June 17th marked the 30th Anniversary of the Watergate break-in. In August of 1973, opposite its Watergate coverage, the Washington Post reported that internal Republican National Committee memoranda alleged that before and after the Watergate break-in Karl Rove, then chairman of the College Republicans, had taught seminars in such "dirty tricks" to young politicos. According to Bad Boy: The Life and Times of Lee Atwater by John Joseph Brady, techniques included "purloining the opposition party's garbage to obtain inside memos and lists of contributors." RNC chairman at the time, George H.W. "Poppy" Bush told the Post that he would initiate an internal GOP investigation to "get to the bottom" of the Rove allegations. Some months later "Poppy" hired Rove as his special assistant at the RNC. "Nixon was political godfather to the House of Bush." says Mark Crispin Miller, author of The Bush Dyslexicon. Thirty years later, Rove has graduated (though not from college) to the White House where his "dirty tricks" have been relabeled "Strategic Initiatives." The embarassing discovery of his Power Point presentation titled The Strategic Landscape seemed to confirm that the overarching principle shaping administration decisions is Rove's view that it should do whatever gives it a political advantage. This includes, of course, coddling to special interests, but more ominously, the war on terrorism, which Rove told a Republican gathering in Austin, TX in January they could "go to the country on."
Rove's involvement with political "dirty tricks" dates back to 1970 when, by his own admission, he used false identification to gain access to the campaign offices of Alan Dixon, a Democratic candidate for Illinois state treasurer. After stealing some letterhead, Rove issued 1000 invitations to the opening of Dixon campaign headquarters, offering "free beer, free food, girls and a good time for nothing." Two years later Rove won the hotly contested election for chairmanship of the College Republicans.
A second notable incident occurred during the 1986 Texas gubernatorial campaign. A few hours before the only debate of the race, Rove, who was working for Republican candidate Bill Clements, announced that he had found a bugging device in his office. Molly Beth Malcolm, head of the Texas Democratic Party during the 2000 election, observed recently that the Democratic incumbent "Mark White was ahead, and Rove saw an opportunity to throw some dirt out there without any kind of backup and cause a distraction from the campaign." Interviewed for a May 2000 profile in the New York Times Magazine, Rove identified himself with Richard Gere's character in the 1986 Sidney Lumet film Power. When the Times pointed out that in the film, released in 1986, Gere finds a bug in his office during a hotly contested gubernatorial race, Rove insisted "I don't have any recollection of that."
In 1990 while working in the campaign of state representative Rick Perry, Rove told reporters that then Texas Agriculture Commissioner, Jim Hightower, faced "the possibility of indictment." Although there was an FBI investigation underway at the time, information about pending indictments would normally be known only by law enforcement officials. (Hightower was later cleared.) Rove subsequently stated on a federal information form that he had met with Austin FBI agent Greg Rampton, claiming it was at Rampton's request. Later he denied having been involved in the Hightower investigation.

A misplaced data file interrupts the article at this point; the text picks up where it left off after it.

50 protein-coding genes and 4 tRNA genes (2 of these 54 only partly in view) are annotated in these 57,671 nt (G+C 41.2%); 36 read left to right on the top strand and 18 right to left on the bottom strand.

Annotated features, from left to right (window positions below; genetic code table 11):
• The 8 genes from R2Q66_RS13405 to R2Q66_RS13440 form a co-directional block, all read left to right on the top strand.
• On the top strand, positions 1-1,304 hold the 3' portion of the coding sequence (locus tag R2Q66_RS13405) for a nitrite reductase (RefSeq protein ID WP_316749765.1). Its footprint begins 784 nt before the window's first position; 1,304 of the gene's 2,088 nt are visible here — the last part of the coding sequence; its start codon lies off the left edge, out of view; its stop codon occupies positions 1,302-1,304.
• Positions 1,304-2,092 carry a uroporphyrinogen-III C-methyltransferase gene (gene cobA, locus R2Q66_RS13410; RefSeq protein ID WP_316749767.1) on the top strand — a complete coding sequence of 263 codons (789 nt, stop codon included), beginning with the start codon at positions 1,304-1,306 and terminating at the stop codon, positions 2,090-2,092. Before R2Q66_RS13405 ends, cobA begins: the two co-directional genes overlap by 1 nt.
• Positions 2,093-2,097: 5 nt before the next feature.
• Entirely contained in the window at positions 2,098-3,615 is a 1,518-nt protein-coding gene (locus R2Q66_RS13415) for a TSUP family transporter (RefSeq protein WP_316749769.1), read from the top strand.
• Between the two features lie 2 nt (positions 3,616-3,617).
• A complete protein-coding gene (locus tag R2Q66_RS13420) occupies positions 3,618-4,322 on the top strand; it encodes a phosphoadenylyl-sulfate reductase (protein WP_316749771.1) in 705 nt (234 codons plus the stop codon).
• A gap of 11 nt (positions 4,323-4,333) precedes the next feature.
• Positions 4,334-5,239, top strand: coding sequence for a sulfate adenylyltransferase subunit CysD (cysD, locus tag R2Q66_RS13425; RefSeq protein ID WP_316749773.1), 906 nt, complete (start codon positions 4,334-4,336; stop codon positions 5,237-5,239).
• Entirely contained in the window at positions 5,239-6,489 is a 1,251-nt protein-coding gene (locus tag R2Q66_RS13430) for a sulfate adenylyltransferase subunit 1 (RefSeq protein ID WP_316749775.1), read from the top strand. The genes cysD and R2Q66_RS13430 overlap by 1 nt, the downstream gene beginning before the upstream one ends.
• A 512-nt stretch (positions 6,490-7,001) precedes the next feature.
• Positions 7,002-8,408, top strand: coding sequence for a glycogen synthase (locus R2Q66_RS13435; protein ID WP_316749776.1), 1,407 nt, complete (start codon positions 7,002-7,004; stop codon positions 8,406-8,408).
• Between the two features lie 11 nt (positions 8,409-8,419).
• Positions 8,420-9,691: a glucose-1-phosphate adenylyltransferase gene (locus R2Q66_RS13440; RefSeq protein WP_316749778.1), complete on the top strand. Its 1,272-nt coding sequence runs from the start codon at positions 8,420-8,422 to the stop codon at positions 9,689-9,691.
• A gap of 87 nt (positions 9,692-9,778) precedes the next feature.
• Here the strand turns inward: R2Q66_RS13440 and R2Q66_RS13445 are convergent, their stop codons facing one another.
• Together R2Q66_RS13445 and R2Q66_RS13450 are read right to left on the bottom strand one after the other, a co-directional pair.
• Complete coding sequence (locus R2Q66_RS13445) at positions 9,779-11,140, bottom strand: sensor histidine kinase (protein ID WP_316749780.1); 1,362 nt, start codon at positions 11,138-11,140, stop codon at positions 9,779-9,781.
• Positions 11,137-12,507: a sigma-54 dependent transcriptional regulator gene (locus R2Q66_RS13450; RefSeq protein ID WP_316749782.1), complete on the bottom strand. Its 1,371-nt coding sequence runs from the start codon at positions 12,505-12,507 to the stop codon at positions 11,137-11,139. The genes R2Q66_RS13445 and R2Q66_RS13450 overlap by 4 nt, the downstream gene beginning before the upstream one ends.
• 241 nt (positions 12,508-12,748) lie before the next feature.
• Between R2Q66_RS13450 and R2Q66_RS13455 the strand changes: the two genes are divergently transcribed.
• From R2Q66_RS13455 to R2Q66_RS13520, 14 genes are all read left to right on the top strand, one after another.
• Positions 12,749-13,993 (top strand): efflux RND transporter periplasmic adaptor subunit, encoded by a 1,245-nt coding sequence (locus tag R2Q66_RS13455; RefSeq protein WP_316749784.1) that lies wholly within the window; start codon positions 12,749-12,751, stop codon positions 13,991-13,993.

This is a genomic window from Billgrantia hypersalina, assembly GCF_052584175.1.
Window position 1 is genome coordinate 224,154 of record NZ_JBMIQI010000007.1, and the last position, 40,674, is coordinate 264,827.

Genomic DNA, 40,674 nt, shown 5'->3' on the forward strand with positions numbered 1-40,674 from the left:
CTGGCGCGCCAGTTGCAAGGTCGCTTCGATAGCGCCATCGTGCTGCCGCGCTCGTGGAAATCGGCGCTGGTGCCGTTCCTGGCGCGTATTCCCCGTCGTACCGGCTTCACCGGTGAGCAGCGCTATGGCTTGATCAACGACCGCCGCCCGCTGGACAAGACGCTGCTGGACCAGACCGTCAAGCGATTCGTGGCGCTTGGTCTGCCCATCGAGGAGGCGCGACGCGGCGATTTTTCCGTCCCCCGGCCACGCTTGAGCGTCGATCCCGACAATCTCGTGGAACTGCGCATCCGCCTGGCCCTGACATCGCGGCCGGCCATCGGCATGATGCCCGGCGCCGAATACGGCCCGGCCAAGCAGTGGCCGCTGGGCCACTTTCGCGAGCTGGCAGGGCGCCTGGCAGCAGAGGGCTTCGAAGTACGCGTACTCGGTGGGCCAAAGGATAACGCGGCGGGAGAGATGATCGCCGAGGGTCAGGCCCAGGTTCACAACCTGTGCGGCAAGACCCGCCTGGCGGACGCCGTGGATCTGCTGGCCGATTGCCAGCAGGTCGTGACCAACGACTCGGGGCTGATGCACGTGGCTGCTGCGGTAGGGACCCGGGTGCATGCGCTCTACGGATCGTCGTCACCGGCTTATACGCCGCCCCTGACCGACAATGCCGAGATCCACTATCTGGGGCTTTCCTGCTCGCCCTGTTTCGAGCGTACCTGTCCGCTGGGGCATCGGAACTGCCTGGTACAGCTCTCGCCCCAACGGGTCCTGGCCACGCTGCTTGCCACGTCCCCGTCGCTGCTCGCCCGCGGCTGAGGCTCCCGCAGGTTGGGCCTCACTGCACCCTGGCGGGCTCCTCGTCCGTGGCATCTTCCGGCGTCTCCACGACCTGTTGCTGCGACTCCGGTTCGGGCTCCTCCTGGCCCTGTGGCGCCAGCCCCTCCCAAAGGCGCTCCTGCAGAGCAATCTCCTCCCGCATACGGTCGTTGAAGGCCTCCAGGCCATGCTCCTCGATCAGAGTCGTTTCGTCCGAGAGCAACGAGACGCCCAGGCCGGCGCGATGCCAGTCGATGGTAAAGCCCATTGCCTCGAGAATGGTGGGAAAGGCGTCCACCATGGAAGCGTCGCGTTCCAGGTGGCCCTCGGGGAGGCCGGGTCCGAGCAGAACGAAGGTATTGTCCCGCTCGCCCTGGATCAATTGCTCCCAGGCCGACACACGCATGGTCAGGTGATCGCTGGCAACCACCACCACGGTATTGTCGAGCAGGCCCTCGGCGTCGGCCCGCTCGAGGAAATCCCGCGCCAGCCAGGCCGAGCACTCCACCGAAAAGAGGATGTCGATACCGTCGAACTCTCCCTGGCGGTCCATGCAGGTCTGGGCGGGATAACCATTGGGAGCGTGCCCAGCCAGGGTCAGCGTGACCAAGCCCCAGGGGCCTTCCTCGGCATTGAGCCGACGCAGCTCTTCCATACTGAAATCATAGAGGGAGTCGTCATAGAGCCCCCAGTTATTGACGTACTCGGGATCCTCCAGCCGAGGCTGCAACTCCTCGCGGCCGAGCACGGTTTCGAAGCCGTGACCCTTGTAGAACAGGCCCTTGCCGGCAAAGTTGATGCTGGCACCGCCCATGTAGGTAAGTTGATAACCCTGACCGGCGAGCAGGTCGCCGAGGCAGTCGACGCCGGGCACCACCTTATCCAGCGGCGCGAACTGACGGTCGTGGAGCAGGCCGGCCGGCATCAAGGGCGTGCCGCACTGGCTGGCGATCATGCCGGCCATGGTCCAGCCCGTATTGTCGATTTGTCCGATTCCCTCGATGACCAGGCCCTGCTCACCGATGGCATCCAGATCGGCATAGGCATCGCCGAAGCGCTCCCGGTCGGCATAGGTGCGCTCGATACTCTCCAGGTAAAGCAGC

Rove was also initially implicated in the delivery of Bush campaign materials to Democratic Rep. Tom Downey of New York, who had been helping candidate Al Gore prepare for the presidential debates. The materials included a videotape of Bush prepping for the debates, and voluminous notes. Downey turned the materials over to the FBI who leaked to the media that the source of the materials was inside the Bush campaign. An former employee of a Bush campaign media adviser ultimately admitted providing the materials to the Gore campaign.
In his July 2001 interview with The Nation, Mark Crispin Miller notes that Cheney counselor Mary Matalin "has admiringly deemed W 'a political campaign terrorist.'" This, says Miller, makes him "not a mere tool of, say, Karl Rove, but a full-fledged collaborator." It was Dubya, along with notorious political strategist Lee Atwater, and Roger Ailes (now head of Fox News), who orchestrated the dirty tricks and negative "attack" ads during the presidential campaign of 1988.
When the Bush Sr. campaign learned that Dan Rather was preparing to confront Bush about his role in the Iran-Contra matter during a scheduled interview, Dubya urged "Poppy" to counter with a personal attack. Rather asked Bush about his involvement in the scandal. Bush responded that CBS had misrepresented the interview as a political profile and asked Rather "How would you like it if I judged your whole career by those seven minutes when you walked off the set in New York?" Bush was referring to an earlier incident in which a golf broadcast had delayed Rather's news show.
Headed into the South Carolina primary, the 1988 Bush campaign was concerned about competition from Christian broadcaster Pat Robertson. As recounted in Fortunate Son by the late James Hatfield, "Shortly before Election Day in the state, a scandal was publicized involoving another television evangelist, Jimmy Swaggart, a close friend of Robertson and an active supporter of his presidiential campaign. The married Swaggart admitted to having had intimate relations with a prostitute in a sleazy motel, which caused a backlash against television ministries such as Robertson's Christian Broadcasting Network...." Hatfield quotes "sources close to the 1988 campaign" as stating that Bush Sr. probably authorized Dubya and Atwater to expose Swaggart.
After Ann Richards' famous one-liner "Poor George, he can't help it. He was born with a silver foot in his mouth," Bush, Atwater, and Ailes began to devise what, according to Time magazine, had never been seen before: "attacks on an opponent, rather than promotion of one's own agenda [as] the primary target of a presidential campaign." The most controversial ad showed men in prison uniforms passing through a revolving door, while a narrator noted that Dukakis had vetoed the death penalty and given furloughs to inmates not eligible for parole, including others who "committed ... crimes like kidnapping and rape" (The furlough program had actually been started by Dukakis's predecessor, Frank Sargent, a Republican.)